Data presented by STR and Horwath HTL during sessions at the 2020 Boutique Lifestyle Digital Summit show that July was the worst month so far for boutique hotel RevPAR declines, and markets such as Africa and North America might not hit normal, or break-even occupancy levels, until 2023.
GLOBAL REPORT—Boutique hotels are keeping up with the rest of the industry for the most part from a performance standpoint throughout the pandemic and hoteliers around the globe are starting to think about when the recovery will start in their markets, according to speakers at the 2020 Boutique Lifestyle Digital Summit.
During the “Hospitality markets operating outlook” session, Vail Ross, SVP of global business development and marketing at STR, HNN’s parent company, said boutique hotels saw the steepest declines (-27.6%) in revenue per available room in July.
STR is hoping August performance will be better and that July was the bottom for declines seen in the segment.
Like the rest of the U.S. hotel industry, April was the lowest month for occupancy for boutique hotels at 12.4% as several hotels were closed in the sector “mainly due to no group and no corporate business as well as depending on their location, those markets that are highly dependent on international travel (were) really hit the hardest there in April,” Ross said.
Location is a determining factor for performance in the current pandemic environment, Ross said.
Resort boutiques reported a 27.8% decrease in RevPAR year to date in July 2020 while properties in urban and suburban locations saw a 58.4% drop and a 54.1% drop, respectively.
Boutique resort weekday occupancy for July year to date hovered around 49% while weekend occupancy was about 57%, Ross said. The lowest occupancy for the month was seen in suburban markets at 38.4%.
“(It’s) not where we were at this time last year at 80% (weekend occupancy) but at least it’s a little glimmer of a good sign that people are feeling comfortable with traveling especially in locations where they feel that they have a lot of outdoor space and a lot of space in general to move around,” she said.
Holiday performance bump
There was an apparent bump for the Friday and Saturday of Labor Day weekend for boutique hotels this year, Ross said.
When comparing the boutique segment to the luxury and upper-upscale segments, Ross said all segments saw a bump in demand for holidays such as the Fourth of July and Labor Day.
While boutiques are seeing some similar performance trends when compared to the luxury and upper-upscale segments, Ross said there’s about a $100 gap in average daily rate between luxury ADR and boutique ADR. Luxury hotels are seeing average rates of approximately $254 while boutiques are seeing ADR of $158.
Ross said the demand is now coming from the transient consumer, those staying in hotels by choice, frontline workers and contract workers.
When will the global recovery begin?
During the “Global recovery outlook” session at the online event, James Chappell, global business director for Horwath HTL, shared results from a survey in which participants around the globe were asked to rank their hotels from one to 10, one being closed and 10 being near 2019 levels, on where they were in terms of performance, how confident they are in the support of their governments getting the virus under control and their thoughts on when things would return to normal.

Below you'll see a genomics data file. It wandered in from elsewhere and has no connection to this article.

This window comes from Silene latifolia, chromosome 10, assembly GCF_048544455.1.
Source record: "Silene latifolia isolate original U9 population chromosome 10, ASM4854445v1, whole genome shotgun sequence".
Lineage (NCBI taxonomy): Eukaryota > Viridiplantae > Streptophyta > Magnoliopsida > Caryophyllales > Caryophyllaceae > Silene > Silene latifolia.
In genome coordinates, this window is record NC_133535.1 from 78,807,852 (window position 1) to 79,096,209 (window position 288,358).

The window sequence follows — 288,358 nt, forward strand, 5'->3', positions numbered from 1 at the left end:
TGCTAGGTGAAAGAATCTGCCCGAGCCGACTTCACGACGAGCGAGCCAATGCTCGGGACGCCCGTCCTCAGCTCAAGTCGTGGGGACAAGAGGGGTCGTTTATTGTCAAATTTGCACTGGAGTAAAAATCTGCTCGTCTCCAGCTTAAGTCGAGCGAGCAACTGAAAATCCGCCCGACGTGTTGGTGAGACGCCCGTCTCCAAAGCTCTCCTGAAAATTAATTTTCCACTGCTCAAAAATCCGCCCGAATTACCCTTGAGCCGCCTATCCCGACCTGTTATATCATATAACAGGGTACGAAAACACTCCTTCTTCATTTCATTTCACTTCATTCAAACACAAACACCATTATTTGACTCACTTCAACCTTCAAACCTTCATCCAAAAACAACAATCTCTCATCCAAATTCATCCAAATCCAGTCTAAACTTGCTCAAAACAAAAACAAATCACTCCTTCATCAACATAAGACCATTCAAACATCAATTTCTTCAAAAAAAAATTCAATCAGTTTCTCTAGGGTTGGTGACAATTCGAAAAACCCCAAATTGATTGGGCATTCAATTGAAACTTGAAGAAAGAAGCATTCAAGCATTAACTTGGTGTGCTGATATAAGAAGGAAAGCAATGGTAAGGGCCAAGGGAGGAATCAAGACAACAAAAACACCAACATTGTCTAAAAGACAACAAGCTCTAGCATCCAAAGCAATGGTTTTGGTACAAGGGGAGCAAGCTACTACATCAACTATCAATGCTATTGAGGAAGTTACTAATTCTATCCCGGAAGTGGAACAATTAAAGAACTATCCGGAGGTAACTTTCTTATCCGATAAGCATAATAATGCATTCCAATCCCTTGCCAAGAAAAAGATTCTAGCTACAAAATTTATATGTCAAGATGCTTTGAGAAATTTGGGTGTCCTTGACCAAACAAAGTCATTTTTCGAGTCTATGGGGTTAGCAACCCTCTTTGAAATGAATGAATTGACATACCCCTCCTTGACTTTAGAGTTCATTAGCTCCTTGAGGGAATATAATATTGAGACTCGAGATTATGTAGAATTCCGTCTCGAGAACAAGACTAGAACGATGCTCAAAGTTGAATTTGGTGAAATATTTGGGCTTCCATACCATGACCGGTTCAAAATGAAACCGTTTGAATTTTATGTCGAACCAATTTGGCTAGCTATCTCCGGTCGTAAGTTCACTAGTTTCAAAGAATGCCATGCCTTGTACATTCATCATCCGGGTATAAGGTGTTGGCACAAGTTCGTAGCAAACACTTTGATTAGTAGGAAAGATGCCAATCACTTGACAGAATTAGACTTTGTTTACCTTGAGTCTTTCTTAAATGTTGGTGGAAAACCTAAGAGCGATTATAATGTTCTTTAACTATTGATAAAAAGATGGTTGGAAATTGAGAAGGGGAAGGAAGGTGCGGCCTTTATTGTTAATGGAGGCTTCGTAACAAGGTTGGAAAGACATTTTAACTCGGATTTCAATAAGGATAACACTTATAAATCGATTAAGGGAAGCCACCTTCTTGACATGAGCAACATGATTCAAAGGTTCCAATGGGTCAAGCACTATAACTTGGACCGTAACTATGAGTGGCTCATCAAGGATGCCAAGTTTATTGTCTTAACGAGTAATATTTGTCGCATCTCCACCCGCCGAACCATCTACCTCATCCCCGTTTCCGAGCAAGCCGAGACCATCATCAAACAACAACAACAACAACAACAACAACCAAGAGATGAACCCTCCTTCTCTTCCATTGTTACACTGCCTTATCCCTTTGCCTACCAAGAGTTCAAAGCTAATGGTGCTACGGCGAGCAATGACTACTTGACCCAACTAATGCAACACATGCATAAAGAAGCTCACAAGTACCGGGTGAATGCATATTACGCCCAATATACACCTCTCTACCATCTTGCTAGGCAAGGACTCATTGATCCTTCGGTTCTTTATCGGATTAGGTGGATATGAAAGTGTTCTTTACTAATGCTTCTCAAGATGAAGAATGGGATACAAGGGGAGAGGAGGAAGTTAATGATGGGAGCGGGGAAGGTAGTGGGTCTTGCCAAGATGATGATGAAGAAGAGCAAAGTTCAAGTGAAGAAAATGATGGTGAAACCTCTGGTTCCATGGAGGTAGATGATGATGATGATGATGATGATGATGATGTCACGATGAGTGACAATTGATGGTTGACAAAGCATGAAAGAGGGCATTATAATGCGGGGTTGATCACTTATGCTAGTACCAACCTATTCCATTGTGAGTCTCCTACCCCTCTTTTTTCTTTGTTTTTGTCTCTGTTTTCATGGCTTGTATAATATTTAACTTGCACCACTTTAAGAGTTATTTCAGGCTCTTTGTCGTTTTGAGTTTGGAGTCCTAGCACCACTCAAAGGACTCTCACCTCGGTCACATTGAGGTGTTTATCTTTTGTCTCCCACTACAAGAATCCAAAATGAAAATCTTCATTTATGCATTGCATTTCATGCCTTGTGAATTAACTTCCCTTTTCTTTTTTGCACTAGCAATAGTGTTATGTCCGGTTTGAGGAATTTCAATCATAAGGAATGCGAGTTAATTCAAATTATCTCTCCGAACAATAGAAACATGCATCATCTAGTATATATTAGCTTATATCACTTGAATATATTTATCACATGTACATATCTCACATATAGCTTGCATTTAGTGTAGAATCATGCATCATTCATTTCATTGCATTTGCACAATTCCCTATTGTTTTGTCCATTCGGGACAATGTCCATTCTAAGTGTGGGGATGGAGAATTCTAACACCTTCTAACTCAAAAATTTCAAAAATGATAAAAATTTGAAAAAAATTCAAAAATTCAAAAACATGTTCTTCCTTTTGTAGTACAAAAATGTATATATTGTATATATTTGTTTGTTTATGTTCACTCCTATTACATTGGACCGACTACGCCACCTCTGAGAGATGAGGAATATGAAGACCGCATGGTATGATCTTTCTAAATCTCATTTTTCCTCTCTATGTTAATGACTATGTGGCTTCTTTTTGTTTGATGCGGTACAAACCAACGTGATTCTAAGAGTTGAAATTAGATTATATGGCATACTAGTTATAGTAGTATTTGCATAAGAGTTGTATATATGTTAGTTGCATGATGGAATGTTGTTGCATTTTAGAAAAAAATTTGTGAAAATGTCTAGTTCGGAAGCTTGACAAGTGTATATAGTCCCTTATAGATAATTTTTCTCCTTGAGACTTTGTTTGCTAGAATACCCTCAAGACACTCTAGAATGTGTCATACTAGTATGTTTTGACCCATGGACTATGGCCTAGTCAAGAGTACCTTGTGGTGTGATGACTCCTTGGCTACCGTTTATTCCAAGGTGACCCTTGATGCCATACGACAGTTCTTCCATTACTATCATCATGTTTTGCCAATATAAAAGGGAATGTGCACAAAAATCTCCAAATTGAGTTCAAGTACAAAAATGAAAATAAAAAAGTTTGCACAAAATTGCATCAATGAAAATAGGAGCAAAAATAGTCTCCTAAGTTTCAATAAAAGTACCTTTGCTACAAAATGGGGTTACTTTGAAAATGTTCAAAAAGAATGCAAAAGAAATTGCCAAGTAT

In the Asia/Pacific region, the numbers reported are very mixed “for self-evident reasons,” he said.
“If you look at markets like Australia and New Zealand, which are very remote and are highly dependent on international travelers, if there’s no airlift, if there’s no international travel, people obviously cannot get there,” he said.
Chappell said China is the one country that’s really bucking the trend as “China has really been going from strength to strength over the last few months.”
“They’ve really got a handle on COVID; they’ve really got a handle on travel and how it works; 70%-80% of the hotels are now open; there’s a very strong domestic travel and of course you know, China is a little bit more of a managed economy so they are able to pump more liquidity into the market to support travel and tourism in a way that other markets aren’t,” he said.
Performance in Europe is a mixed bag, he said. Southern Europe has been struggling while Northern Europe has seen better performance over the summer from staycation markets and domestic demand.
Getting close to normal
For the global industry to get back to normal, or to an average global occupancy above the break-even point at 60%, Chappell said that will take governments in markets and the industry reaching a level of consistency on containing the pandemic.
Horwath asked hoteliers in the survey when they might reach that normal, which will be longer than expected for some.
Hoteliers in the Asia/Pacific and Europe said they expect to reach that threshold of at least 60% occupancy in 2022 while hoteliers in Africa and North America expect to reach it in 2023.
While the industry might take longer to reach its normal, Chappell said there are a few reasons to be cheerful.
“First and foremost, China is a really positive example,” he said. “If they can do it, we can do it. China is a huge, huge market and yes, it’s very centrally controlled; however, many billions of people are living there and they have been able to control things to a large extent and they’ve been able to get people moving again, which I think is … a real example and we can learn a lot from that from a tourism point of view.”